RICO Challenges to Drug Co-Pay Programs Fall Like Dominoes: Another Federal Court Judge Dismisses RICO Claim

October 6, 2014

By Jamie K. Wolszon

On September 25, 2014, the U.S. District Court for the Northern District of Illinois Eastern Division dismissed a claim that a drug company co-pay subsidy program (also known as coupon program) violated the Racketeer Influenced and Corrupt Organizations Act (RICO) under theories of alleged mail and wire fraud.  New England Carpenters Health and Welfare Fund v. Abbott Laboratories, No. 12-cv-1662 (N.D. Ill. Sept. 25, 2014) (opinion), at 15.  This Illinois federal district court joins other federal courts in striking serious blows against use of RICO to attack coupon or co-pay programs:  It appears from our research that of seven lawsuits we previously reported were filed alleging RICO violations, no RICO claims currently are pending in any of those cases.

This lawsuit is one of several filed by various union health plans alleging that brand-name drug-makers violated RICO when they provided co-pay subsidy coupons to privately-insured consumers for branded prescription drugs.  See prior posts here and here

Those lawsuits have not been successful to date, and in fact, it appears that only tortious interference with contract claims currently are pending of the cases we have reported in our prior blog cases.  At the time of our last blog post, plaintiffs had already voluntarily dismissed some of those cases, leaving a handful remaining.

In this particular case, New England Carpenters Health and Welfare Fund v. Abbott Laboratories, No. 12-cv-1662 (N.D. Ill. Sept. 25, 2014) (opinion), an employee welfare benefit plan alleged that the co-pay savings program, offered by Defendants Abbott Laboratories and AbbVie, Inc., for their brand-name drugs Humira and AndroGel, constituted substantive RICO violations and a conspiracy to violate RICO.  Id. at 2.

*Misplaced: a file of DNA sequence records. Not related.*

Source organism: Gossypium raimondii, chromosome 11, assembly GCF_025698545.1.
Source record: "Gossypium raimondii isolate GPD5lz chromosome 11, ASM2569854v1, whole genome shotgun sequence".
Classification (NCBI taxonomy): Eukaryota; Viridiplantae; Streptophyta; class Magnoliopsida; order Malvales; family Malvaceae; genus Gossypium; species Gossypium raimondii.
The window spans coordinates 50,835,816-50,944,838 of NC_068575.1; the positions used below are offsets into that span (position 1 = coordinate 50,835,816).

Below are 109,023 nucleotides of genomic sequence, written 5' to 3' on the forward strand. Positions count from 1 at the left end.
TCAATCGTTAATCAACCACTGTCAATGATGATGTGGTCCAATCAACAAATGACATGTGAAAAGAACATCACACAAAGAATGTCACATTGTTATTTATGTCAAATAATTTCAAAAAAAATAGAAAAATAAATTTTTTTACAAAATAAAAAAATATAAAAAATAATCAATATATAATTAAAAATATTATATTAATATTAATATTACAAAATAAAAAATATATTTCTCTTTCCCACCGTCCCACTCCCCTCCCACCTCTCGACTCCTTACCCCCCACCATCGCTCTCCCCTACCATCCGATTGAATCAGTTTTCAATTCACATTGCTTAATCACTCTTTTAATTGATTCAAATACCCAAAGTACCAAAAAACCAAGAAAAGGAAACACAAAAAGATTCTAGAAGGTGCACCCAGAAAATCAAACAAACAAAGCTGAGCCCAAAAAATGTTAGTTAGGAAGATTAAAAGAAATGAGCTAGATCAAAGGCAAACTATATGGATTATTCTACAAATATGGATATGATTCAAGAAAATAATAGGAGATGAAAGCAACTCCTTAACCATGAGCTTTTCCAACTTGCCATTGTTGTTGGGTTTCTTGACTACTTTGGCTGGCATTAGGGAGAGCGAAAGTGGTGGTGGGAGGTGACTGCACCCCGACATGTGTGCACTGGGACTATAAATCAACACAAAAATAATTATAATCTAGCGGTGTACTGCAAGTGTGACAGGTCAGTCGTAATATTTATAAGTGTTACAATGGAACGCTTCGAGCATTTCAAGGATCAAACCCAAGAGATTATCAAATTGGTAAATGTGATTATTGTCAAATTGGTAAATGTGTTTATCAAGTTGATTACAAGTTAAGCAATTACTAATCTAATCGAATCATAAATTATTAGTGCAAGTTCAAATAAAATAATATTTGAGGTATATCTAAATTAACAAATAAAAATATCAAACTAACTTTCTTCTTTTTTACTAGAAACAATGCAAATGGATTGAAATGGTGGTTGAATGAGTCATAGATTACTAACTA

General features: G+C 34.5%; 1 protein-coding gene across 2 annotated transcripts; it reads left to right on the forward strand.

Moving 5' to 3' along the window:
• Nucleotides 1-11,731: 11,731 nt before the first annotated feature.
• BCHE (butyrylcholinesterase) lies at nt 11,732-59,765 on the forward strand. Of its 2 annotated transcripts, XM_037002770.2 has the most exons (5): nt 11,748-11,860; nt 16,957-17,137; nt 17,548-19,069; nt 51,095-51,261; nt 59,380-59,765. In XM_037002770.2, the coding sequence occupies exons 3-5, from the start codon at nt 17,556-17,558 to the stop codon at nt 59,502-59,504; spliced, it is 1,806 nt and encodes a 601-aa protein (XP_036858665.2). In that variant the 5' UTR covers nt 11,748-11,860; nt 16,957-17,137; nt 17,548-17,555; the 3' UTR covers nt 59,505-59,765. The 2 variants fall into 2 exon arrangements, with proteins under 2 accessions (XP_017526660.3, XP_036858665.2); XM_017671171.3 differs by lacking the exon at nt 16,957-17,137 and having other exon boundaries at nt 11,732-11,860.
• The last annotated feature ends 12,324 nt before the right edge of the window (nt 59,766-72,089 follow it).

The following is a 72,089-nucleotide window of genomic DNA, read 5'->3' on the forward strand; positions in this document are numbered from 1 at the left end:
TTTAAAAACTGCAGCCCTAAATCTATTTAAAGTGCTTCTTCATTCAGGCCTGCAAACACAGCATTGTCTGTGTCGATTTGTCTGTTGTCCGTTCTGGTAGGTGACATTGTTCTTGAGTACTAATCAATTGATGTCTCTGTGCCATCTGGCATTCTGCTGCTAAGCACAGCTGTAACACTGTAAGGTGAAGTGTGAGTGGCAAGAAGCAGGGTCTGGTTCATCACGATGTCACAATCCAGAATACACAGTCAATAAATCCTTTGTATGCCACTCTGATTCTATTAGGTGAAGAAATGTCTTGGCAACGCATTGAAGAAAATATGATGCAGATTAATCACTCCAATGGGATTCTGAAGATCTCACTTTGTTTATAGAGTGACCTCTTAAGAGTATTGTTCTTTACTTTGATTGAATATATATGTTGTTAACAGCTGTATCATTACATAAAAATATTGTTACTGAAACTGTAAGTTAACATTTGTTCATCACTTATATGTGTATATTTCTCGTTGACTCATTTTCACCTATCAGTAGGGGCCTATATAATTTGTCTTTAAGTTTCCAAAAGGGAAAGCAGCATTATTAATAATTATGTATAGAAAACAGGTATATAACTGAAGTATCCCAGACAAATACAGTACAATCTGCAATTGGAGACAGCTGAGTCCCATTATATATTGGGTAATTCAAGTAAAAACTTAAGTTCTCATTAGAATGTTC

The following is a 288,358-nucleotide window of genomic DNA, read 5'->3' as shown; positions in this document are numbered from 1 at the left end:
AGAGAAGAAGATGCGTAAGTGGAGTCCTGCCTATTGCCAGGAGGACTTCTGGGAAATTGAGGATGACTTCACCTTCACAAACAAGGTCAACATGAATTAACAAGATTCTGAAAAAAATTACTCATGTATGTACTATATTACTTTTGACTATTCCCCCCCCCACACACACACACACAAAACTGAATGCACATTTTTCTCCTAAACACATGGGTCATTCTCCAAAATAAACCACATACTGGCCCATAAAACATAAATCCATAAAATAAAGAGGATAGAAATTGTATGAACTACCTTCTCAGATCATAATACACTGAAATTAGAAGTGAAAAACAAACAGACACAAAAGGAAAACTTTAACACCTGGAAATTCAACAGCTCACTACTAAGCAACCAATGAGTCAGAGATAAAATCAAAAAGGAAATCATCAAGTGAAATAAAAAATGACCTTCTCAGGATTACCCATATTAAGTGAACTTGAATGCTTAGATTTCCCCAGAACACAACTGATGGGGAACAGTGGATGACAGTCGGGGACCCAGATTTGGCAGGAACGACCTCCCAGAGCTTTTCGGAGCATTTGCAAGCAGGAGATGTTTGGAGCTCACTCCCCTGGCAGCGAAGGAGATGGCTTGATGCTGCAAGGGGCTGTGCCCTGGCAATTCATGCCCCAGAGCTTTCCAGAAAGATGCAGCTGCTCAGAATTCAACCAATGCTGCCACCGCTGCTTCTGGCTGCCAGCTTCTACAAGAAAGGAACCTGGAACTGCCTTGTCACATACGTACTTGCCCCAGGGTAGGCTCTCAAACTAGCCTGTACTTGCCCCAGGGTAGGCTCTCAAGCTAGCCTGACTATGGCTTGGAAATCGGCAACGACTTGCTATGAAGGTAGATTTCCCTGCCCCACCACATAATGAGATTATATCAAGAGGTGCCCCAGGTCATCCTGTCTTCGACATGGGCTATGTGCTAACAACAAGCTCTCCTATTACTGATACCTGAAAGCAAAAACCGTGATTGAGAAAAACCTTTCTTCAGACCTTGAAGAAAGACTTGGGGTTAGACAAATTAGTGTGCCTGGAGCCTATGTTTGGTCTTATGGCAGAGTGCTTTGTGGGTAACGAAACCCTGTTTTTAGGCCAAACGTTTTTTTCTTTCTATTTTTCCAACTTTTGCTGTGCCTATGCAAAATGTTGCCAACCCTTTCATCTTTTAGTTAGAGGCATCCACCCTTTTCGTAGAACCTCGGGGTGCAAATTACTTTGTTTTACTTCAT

RICO makes it unlawful to conduct or participate in an enterprise’s affairs through a pattern of racketeering activity.  Since the savings program was carried out using the mail and Internet, plaintiff alleged mail fraud (18 U.S.C. § 1341) and wire fraud (18 U.S.C. § 1343).  Id. at 7.

U.S. District Court for the Northern District of Illinois Eastern District Judge Robert M. Dow, Jr., held that the required element of an “enterprise” was missing from the plaintiff’s RICO allegation in the amended complaint.  Id. at 10.  The court explained that the particular RICO section requires allegation of an enterprise “separate and distinct” from Defendants’ own business.  It is not enough for the Defendants to have a commercial relationship; the contested conduct must be “undertaken on behalf of the enterprise,” not simply on behalf of each of the Defendant’s individual interests.  Id. at 10. 

Plaintiff, according to the court, did not meet that requirement.  Id. at 11.  “[T]here are not indicia of any association among the pharmacies [that accepted the coupons for those two drugs] that comprise the RICO enterprise are in communication with one another or are even aware that other pharmacies are part of the enterprise.”  Id.  By contrast, the court noted, plaintiff’s complaint suggests that pharmacists did not realize that they were erroneously inputting the coupon as secondary insurance, because the cards were designed to look like insurance cards.  Id. at 13.  “This allegation undercuts Plaintiff’s claim that pharmacies were privy to a fraudulent scheme to maximize Defendants’ drug sales.”  Id. 

In addition to the RICO allegation, the Plaintiff also argued that the co-pay subsidies frustrate pharmacies’ contractual obligation to collect co-pays directly from Plaintiff (tortious interference with contract claim).  Id. at 2.  The federal Illinois district court will hold a hearing on October 7, 2014 to consider whether it has the requisite jurisdiction to evaluate the tortious interference with contract claim.  Id. at 2.  The court noted that it appears that the court lacks subject matter jurisdiction to consider this tortious interference with contract claim now that the court dismissed the RICO claim.  Id. at 16.  However, since that time, both the plaintiff and the Defendants have notified the court that they believe the court has jurisdiction over the tortious interference with contract claim.